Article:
When it comes to recovery, it is not just the help one receives, it is often how is it’s delivered that can make the difference.
There are components in the recovery process, when applied, make recovery easier for patients. Doctors, nurses, therapists, etc., would have a better chance of healing their patients if they included such things as empathy, understanding, love, compassionate. Have a true understanding of their patients’ pain and their lives. The method is just as important as the actual therapy. Just because one has a university degree or diploma doesn’t mean recovery will occur.
In his classic bestseller “The Road Less Traveled,” American psychiatrist Dr. M. Scott Peck suggests when it comes to therapy a lay person like a plumber has a better success rate offering therapy if he offers it with love and empathy versus traditional therapy by a psychotherapist.
My own life is no different. I suffer from a psychiatric condition called Obsessive Compulsive Disorder. I have seen about 15 psychiatrists in my lifetime; the best help came from a minister. He spoke from the heart.
Doctors see everything as a science. For true recovery, something has to come from the heart. Many concentrate only on the symptoms of the patients’ illnesses and nothing more. Many therapists stick with the old ways because that is what they have learned. And they refuse to look at new ways. This is especially true when it comes to psychiatric medicine. Besides it has been written that the medical professionals are reluctant to employ these new methods since patients would be less dependent on medications and psychiatry is a medicine that derives much of its financial support from pharmaceutical companies.
Students entering the medical profession would be a wise to be a patient for a day to get a better understanding what patients face.
Therapists should walk in the shoes of their patients to help them have a better understanding of their patients’ emotional wounds. Something that reading from a textbook can not teach. I also think we should include judges and anyone else who deals with the impoverish and hurting. Just how many of these professionals truly know the feelings of helplessness, hopelessness and frustration.
But the lack of empathy and understanding is not confined to the medical field. There are areas in of our lives were empathy and understanding (or the lack of them) are reflected.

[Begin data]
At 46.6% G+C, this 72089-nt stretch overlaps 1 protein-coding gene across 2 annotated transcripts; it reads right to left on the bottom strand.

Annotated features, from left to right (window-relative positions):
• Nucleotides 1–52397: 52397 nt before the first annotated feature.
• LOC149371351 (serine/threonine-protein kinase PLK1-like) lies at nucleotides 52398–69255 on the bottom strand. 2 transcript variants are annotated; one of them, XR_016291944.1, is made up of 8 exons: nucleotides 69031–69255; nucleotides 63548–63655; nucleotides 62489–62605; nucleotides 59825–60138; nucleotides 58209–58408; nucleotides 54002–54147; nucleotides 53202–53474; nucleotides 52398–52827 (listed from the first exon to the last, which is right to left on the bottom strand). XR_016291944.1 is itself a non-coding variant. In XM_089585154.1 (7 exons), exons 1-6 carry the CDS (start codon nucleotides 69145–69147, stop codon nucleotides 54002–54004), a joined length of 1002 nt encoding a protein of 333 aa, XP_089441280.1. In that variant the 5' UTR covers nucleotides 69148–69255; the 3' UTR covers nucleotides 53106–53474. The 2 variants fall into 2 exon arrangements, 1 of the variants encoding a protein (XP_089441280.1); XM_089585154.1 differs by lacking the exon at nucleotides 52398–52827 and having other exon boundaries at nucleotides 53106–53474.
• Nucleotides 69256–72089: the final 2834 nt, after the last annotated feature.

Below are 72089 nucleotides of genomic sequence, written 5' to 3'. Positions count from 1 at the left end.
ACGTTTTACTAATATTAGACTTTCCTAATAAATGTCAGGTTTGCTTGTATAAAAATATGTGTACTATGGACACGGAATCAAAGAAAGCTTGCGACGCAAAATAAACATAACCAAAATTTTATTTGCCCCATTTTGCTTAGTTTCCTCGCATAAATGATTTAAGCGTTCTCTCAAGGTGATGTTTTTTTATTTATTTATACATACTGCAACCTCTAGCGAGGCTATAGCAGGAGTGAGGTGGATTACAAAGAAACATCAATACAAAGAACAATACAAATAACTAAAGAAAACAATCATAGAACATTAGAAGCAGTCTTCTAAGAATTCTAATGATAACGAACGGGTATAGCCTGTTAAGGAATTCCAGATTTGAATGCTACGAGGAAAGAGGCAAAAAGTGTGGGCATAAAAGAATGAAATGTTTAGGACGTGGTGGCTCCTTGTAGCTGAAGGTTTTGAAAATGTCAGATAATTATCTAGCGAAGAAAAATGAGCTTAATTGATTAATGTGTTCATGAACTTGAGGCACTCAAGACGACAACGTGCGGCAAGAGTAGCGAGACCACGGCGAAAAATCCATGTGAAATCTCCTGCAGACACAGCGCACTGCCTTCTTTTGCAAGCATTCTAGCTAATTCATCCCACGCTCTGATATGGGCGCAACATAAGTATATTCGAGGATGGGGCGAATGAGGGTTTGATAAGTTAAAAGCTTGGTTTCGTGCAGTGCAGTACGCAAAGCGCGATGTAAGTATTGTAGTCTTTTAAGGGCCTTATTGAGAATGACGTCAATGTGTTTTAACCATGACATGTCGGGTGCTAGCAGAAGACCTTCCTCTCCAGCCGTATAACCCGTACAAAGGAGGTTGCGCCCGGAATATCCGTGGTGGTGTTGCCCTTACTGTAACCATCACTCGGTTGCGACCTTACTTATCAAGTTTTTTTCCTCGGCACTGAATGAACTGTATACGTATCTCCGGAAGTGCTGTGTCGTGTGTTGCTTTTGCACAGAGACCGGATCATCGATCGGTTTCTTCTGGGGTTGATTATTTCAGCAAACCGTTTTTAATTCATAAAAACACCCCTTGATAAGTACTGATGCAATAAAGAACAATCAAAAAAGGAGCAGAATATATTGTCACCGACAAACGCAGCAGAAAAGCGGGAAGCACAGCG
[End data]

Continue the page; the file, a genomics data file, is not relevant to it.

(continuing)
When I am hurting and looking for advice or wisdom from someone, I am often troubled on how the message is delivered. I hurt even more in the way the message is presented.
Many people will convey their advice/help using “sarcasm”. Their advice, though helpful, is delivered with such distain, it can hurt more than my actual emotional wounds.
And it’s no wonder sarcasm hurts. The word “sarcasm” comes from the Greek word”sarco” which means to tear flesh.
And we make better healers when we have been healed ourselves. We can empathize with fellow sufferers. That’s why 12 step anonymous groups and peer support groups are so popular. However, there can be a danger in some of these environments. A power struggle can take place.
So many of us take it one step further and want to play “rescuer” or “hero” to the hurting. We become amateur psychologists.
We try to box them into our way of thinking, our values, our philosophy. Because it has worked for us, it must work for others. We see this with the fundamental religious and life coaches. We are not aware that one’s man’s medicine is another man’s poison.
We are probably doing more harm giving advice.
What is called for, many times, is just being a good listener. A person with a sensitive ear, a caring heart, a non-judgment mind can soothe more heartaches, more emotional wounds by being that listener. Those listeners are a rare breed.
The qualities of empathy and understanding are skills that we all need to hone – be it by medical professions or by lay people. They have to be taught just like learning any discipline. I do not believe it comes natural.
Besides, people can not give something they don’t have.
Ken works as a security guard. He’s a struggling writer of sketch comedy and pieces on spiritual issues. He wants to set up a non- profit comedy troupe for the community, entertaining in hospitals, drop-in centres, etc. He has established a troupe for psychiatric and physically-challenged communities to participate in. He is also interested in the plight of psychiatric patients and other poverty-related issues. Ken can be reached at firstname.lastname@example.org. This article cannot be re-published without permission.